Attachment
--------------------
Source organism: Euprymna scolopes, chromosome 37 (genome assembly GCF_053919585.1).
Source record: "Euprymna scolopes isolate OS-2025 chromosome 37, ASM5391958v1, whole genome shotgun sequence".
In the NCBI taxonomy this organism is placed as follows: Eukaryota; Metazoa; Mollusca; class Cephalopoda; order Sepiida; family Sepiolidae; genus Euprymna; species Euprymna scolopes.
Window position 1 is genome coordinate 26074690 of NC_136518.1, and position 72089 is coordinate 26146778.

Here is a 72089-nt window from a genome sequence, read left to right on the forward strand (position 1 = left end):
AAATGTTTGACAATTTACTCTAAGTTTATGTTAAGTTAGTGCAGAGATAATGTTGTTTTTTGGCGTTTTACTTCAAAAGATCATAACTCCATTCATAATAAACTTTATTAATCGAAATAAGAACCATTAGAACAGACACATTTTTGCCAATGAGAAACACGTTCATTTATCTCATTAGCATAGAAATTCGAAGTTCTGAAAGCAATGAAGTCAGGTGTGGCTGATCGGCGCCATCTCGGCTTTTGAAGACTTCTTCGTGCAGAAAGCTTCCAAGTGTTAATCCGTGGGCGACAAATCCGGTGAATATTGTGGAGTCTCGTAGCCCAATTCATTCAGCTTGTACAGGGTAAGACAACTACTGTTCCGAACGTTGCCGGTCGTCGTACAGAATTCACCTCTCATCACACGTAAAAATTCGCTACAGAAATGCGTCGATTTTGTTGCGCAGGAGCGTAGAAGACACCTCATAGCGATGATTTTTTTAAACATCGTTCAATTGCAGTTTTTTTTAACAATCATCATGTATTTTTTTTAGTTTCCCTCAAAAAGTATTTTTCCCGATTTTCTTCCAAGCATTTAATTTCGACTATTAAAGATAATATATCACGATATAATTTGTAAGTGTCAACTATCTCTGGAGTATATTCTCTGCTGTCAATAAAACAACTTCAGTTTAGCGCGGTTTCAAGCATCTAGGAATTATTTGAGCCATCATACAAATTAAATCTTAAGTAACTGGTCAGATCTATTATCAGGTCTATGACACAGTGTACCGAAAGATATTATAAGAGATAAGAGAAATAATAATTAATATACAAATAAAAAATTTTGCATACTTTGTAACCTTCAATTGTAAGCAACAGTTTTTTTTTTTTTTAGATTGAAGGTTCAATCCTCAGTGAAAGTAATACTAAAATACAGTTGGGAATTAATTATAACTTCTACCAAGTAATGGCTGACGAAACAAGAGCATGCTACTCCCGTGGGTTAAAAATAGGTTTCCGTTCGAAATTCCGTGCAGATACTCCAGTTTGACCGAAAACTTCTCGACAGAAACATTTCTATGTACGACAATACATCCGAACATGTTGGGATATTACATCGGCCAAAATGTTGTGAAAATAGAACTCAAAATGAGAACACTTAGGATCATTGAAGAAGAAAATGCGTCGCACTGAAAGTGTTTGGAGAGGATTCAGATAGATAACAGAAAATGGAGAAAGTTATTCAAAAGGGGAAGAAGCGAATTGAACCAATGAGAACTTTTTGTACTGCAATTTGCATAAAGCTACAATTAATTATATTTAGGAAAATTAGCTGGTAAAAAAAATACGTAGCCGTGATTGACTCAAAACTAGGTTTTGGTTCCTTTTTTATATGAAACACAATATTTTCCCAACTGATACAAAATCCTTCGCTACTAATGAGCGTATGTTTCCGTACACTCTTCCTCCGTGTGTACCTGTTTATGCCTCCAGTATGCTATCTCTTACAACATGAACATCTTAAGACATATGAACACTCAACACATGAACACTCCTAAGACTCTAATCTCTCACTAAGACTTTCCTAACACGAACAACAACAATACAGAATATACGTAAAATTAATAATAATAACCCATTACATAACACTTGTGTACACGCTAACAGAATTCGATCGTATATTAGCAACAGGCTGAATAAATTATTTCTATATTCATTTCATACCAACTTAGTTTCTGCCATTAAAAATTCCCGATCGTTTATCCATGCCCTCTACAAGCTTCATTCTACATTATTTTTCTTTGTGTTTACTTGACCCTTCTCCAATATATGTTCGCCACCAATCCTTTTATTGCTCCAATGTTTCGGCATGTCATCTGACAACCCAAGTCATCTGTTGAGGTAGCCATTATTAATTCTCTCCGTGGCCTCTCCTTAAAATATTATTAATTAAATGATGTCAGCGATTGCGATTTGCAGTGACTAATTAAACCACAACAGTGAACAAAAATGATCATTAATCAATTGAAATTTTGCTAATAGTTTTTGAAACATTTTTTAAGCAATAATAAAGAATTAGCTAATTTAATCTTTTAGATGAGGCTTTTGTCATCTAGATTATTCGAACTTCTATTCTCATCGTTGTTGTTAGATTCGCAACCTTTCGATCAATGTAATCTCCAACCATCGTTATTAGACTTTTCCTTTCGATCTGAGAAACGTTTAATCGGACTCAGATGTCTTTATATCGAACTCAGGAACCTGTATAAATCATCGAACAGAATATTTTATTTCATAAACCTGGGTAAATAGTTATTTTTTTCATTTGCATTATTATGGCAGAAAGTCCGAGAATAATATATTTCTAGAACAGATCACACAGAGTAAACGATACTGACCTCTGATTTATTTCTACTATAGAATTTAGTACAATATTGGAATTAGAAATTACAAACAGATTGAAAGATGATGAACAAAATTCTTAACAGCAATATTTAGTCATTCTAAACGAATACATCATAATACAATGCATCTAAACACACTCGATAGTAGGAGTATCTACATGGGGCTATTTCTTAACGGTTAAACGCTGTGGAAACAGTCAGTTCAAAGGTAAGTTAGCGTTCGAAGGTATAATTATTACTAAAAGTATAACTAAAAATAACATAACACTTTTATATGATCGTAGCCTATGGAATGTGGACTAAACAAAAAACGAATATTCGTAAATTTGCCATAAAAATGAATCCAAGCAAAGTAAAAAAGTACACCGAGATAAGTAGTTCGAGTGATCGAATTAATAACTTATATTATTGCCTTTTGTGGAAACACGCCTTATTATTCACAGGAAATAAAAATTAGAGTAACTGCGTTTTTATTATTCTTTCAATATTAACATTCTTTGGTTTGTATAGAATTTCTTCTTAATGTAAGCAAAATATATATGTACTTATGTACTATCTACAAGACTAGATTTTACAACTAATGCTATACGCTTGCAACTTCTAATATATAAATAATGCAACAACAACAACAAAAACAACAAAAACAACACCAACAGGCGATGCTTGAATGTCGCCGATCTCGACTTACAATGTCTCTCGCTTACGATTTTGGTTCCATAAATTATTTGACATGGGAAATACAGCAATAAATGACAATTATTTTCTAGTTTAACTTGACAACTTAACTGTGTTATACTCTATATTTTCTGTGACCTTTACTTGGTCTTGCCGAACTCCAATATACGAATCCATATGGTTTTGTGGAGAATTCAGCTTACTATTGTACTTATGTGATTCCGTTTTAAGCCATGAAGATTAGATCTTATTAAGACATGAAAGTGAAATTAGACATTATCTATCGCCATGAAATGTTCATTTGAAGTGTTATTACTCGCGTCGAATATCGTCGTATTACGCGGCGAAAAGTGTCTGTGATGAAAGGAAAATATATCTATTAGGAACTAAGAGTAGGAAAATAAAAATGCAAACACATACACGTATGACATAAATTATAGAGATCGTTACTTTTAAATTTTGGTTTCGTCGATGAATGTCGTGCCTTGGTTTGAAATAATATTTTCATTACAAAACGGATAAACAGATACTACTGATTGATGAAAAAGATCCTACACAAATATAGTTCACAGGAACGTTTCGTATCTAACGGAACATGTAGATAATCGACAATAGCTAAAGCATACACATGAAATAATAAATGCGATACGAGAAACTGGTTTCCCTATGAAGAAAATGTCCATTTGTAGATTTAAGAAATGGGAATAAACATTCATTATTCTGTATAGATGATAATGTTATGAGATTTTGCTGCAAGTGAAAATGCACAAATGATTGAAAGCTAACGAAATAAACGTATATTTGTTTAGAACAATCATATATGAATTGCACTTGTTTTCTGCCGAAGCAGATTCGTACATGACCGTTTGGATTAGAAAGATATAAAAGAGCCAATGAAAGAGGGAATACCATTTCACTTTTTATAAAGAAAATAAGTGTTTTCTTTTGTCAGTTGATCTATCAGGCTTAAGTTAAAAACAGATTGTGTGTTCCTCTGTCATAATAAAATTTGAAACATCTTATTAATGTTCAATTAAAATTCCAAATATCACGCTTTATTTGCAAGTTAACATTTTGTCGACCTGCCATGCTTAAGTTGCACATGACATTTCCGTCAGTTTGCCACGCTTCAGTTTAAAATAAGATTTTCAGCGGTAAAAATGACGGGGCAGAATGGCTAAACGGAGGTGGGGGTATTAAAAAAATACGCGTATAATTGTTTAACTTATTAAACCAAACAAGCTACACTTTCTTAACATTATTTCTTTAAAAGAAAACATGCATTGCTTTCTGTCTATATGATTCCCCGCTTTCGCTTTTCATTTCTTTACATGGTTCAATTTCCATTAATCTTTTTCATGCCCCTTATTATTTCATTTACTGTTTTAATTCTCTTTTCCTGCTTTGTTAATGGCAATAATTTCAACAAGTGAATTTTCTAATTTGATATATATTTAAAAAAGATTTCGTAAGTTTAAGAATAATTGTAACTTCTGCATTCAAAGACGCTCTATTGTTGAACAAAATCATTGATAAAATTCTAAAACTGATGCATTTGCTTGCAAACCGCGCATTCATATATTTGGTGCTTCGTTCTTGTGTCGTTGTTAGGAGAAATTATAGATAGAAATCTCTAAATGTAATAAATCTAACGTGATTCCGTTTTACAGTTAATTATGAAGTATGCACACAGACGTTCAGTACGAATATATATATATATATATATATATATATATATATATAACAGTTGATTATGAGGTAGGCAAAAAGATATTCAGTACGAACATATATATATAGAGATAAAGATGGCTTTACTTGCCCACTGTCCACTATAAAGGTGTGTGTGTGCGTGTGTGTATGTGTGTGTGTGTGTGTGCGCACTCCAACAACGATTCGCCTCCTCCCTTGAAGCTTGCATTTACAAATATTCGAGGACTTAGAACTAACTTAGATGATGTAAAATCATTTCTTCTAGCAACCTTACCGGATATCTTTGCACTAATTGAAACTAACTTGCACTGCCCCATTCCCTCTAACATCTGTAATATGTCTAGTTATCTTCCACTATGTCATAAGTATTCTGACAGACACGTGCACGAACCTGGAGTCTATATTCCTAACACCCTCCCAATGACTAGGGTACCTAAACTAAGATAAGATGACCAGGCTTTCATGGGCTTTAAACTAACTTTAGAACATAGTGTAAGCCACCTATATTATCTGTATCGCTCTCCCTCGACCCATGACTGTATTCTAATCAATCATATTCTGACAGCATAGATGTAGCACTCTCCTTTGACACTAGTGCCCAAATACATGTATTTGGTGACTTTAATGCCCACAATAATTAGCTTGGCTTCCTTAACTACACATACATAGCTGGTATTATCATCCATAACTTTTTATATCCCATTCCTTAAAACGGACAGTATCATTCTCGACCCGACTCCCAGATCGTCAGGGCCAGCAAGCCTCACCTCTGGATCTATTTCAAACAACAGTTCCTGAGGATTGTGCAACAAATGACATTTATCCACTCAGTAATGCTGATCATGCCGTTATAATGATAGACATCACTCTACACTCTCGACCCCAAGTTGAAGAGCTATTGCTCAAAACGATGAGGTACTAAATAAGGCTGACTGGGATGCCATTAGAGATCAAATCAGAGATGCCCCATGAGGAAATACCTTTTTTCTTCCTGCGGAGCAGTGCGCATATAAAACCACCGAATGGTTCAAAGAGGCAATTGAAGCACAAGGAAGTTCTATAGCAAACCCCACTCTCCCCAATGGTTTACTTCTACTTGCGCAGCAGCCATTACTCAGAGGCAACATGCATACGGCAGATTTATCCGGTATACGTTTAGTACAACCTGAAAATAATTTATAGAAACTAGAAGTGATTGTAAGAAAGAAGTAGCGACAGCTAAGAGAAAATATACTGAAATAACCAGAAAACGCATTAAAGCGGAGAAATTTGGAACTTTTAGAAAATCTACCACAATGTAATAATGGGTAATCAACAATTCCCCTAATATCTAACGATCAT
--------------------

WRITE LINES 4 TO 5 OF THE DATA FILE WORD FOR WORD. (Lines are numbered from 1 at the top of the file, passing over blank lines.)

Window position 1 is genome coordinate 26074690 of NC_136518.1, and position 72089 is coordinate 26146778.

Here is a 72089-nt window from a genome sequence, read left to right on the forward strand (position 1 = left end):